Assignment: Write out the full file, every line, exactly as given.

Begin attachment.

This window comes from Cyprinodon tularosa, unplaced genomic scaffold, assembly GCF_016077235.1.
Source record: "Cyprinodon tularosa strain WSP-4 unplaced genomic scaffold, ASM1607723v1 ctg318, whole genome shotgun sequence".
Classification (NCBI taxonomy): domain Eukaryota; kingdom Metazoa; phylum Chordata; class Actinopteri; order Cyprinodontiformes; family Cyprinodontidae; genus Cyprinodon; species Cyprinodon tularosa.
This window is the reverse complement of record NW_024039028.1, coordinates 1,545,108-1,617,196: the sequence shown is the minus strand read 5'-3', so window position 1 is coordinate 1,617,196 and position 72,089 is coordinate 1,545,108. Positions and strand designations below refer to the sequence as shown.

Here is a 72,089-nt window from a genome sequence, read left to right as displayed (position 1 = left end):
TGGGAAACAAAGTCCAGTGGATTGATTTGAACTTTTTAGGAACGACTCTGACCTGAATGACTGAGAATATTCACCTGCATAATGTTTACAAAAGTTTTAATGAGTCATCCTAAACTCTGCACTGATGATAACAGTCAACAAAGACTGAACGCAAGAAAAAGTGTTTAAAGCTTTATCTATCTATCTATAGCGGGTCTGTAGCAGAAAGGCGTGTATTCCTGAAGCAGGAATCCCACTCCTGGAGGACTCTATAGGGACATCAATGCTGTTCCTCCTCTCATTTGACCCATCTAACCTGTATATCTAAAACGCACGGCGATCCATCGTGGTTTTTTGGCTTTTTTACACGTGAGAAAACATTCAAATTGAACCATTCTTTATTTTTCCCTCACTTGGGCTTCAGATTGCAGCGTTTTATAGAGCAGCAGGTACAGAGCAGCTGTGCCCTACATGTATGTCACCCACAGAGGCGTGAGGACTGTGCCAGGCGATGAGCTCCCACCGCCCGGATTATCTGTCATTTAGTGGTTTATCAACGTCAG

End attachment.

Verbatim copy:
This window comes from Cyprinodon tularosa, unplaced genomic scaffold, assembly GCF_016077235.1.
Source record: "Cyprinodon tularosa strain WSP-4 unplaced genomic scaffold, ASM1607723v1 ctg318, whole genome shotgun sequence".
Classification (NCBI taxonomy): domain Eukaryota; kingdom Metazoa; phylum Chordata; class Actinopteri; order Cyprinodontiformes; family Cyprinodontidae; genus Cyprinodon; species Cyprinodon tularosa.
This window is the reverse complement of record NW_024039028.1, coordinates 1,545,108-1,617,196: the sequence shown is the minus strand read 5'-3', so window position 1 is coordinate 1,617,196 and position 72,089 is coordinate 1,545,108. Positions and strand designations below refer to the sequence as shown.

Here is a 72,089-nt window from a genome sequence, read left to right as displayed (position 1 = left end):
TGGGAAACAAAGTCCAGTGGATTGATTTGAACTTTTTAGGAACGACTCTGACCTGAATGACTGAGAATATTCACCTGCATAATGTTTACAAAAGTTTTAATGAGTCATCCTAAACTCTGCACTGATGATAACAGTCAACAAAGACTGAACGCAAGAAAAAGTGTTTAAAGCTTTATCTATCTATCTATAGCGGGTCTGTAGCAGAAAGGCGTGTATTCCTGAAGCAGGAATCCCACTCCTGGAGGACTCTATAGGGACATCAATGCTGTTCCTCCTCTCATTTGACCCATCTAACCTGTATATCTAAAACGCACGGCGATCCATCGTGGTTTTTTGGCTTTTTTACACGTGAGAAAACATTCAAATTGAACCATTCTTTATTTTTCCCTCACTTGGGCTTCAGATTGCAGCGTTTTATAGAGCAGCAGGTACAGAGCAGCTGTGCCCTACATGTATGTCACCCACAGAGGCGTGAGGACTGTGCCAGGCGATGAGCTCCCACCGCCCGGATTATCTGTCATTTAGTGGTTTATCAACGTCAG